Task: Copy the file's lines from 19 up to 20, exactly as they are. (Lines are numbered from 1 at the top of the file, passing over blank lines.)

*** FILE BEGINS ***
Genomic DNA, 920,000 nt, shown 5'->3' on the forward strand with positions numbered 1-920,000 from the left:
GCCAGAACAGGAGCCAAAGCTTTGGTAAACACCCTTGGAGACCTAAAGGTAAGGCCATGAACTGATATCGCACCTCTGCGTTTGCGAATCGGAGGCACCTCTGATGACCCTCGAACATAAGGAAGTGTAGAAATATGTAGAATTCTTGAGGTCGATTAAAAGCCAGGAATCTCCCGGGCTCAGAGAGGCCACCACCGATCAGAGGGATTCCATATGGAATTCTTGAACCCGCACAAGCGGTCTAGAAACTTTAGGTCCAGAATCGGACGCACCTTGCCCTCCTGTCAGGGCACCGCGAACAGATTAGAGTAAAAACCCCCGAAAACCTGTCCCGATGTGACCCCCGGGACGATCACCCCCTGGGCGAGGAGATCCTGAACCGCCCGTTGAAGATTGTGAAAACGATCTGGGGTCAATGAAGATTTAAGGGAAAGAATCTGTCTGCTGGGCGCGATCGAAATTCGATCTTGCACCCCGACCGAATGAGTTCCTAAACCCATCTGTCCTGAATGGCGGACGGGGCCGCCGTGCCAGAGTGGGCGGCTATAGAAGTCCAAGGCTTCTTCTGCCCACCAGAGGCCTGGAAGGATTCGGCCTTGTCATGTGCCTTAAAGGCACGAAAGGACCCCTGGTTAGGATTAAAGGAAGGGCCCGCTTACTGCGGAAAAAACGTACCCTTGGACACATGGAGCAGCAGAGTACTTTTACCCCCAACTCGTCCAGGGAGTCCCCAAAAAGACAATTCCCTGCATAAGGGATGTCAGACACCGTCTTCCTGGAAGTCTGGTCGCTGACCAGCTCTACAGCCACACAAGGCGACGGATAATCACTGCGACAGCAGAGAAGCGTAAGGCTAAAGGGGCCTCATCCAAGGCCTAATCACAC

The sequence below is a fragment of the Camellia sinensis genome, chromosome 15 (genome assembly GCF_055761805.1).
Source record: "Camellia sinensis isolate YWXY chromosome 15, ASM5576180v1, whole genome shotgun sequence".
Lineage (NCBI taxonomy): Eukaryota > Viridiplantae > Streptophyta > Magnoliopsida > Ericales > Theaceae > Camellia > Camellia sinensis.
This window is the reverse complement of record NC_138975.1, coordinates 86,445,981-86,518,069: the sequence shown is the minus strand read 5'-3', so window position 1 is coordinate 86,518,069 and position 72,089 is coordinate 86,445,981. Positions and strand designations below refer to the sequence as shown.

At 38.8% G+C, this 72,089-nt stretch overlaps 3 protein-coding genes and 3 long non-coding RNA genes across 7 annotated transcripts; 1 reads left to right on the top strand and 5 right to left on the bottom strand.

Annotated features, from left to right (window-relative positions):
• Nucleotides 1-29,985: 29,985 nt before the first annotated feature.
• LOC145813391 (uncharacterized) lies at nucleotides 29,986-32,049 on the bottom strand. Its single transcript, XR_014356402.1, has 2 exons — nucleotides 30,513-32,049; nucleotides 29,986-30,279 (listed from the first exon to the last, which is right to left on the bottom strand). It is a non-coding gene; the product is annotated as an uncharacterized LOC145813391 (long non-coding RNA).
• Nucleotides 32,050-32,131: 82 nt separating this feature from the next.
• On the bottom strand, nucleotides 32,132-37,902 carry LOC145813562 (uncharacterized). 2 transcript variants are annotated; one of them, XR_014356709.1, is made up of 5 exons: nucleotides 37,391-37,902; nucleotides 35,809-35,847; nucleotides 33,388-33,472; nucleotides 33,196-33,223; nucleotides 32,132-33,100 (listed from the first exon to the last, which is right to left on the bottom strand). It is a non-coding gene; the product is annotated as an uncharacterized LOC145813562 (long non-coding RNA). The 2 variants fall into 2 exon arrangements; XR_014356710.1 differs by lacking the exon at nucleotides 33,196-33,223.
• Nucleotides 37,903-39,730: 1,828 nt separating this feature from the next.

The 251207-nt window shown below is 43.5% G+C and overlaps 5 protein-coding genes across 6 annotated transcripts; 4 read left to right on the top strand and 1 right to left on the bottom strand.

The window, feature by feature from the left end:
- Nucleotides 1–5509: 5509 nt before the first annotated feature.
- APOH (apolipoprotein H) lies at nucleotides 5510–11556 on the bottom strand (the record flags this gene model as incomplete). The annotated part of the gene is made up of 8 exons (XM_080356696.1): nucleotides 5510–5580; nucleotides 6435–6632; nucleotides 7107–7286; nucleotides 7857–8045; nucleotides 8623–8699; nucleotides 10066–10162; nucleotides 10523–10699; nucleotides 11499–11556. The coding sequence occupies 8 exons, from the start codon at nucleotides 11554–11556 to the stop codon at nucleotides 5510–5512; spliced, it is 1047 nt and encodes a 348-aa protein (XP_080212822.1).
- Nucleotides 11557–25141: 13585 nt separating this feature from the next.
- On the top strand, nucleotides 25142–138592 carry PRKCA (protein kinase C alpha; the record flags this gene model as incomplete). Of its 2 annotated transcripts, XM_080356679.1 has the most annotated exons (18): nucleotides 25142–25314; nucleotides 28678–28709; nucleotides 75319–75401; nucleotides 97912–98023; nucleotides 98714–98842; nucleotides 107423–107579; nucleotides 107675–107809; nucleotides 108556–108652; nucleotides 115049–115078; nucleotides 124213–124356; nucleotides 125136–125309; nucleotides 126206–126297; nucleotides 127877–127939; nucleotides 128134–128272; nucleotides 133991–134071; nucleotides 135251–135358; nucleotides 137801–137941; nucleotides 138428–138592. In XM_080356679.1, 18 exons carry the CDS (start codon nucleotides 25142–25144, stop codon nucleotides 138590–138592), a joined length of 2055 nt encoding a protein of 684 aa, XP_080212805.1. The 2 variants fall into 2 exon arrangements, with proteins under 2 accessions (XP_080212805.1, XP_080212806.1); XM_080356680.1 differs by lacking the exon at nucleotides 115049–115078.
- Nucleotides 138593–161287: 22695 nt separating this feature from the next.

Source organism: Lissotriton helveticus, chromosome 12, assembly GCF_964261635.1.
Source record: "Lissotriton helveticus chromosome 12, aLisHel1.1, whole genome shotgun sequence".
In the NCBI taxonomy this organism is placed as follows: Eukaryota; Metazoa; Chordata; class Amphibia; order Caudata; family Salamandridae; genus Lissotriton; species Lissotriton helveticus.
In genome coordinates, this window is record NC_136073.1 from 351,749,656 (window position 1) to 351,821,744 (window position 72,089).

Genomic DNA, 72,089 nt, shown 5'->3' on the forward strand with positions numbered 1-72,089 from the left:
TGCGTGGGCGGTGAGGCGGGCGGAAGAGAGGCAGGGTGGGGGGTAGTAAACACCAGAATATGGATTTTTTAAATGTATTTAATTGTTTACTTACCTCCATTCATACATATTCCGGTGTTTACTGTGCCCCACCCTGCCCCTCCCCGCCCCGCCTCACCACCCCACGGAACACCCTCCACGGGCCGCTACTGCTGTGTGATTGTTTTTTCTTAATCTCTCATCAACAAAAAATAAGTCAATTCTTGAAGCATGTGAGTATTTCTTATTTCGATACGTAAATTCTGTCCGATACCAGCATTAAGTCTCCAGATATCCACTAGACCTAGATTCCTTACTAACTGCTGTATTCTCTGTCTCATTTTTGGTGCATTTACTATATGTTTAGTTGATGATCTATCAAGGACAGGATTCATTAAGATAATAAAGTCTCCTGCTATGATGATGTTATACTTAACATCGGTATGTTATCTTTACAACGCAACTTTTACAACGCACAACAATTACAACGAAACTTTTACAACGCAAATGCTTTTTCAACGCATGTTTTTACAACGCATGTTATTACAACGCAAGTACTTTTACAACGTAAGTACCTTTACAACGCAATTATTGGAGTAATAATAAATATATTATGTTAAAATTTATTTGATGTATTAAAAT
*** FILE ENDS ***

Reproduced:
- On the top strand, nucleotides 25142–138592 carry PRKCA (protein kinase C alpha; the record flags this gene model as incomplete). Of its 2 annotated transcripts, XM_080356679.1 has the most annotated exons (18): nucleotides 25142–25314; nucleotides 28678–28709; nucleotides 75319–75401; nucleotides 97912–98023; nucleotides 98714–98842; nucleotides 107423–107579; nucleotides 107675–107809; nucleotides 108556–108652; nucleotides 115049–115078; nucleotides 124213–124356; nucleotides 125136–125309; nucleotides 126206–126297; nucleotides 127877–127939; nucleotides 128134–128272; nucleotides 133991–134071; nucleotides 135251–135358; nucleotides 137801–137941; nucleotides 138428–138592. In XM_080356679.1, 18 exons carry the CDS (start codon nucleotides 25142–25144, stop codon nucleotides 138590–138592), a joined length of 2055 nt encoding a protein of 684 aa, XP_080212805.1. The 2 variants fall into 2 exon arrangements, with proteins under 2 accessions (XP_080212805.1, XP_080212806.1); XM_080356680.1 differs by lacking the exon at nucleotides 115049–115078.
- Nucleotides 138593–161287: 22695 nt separating this feature from the next.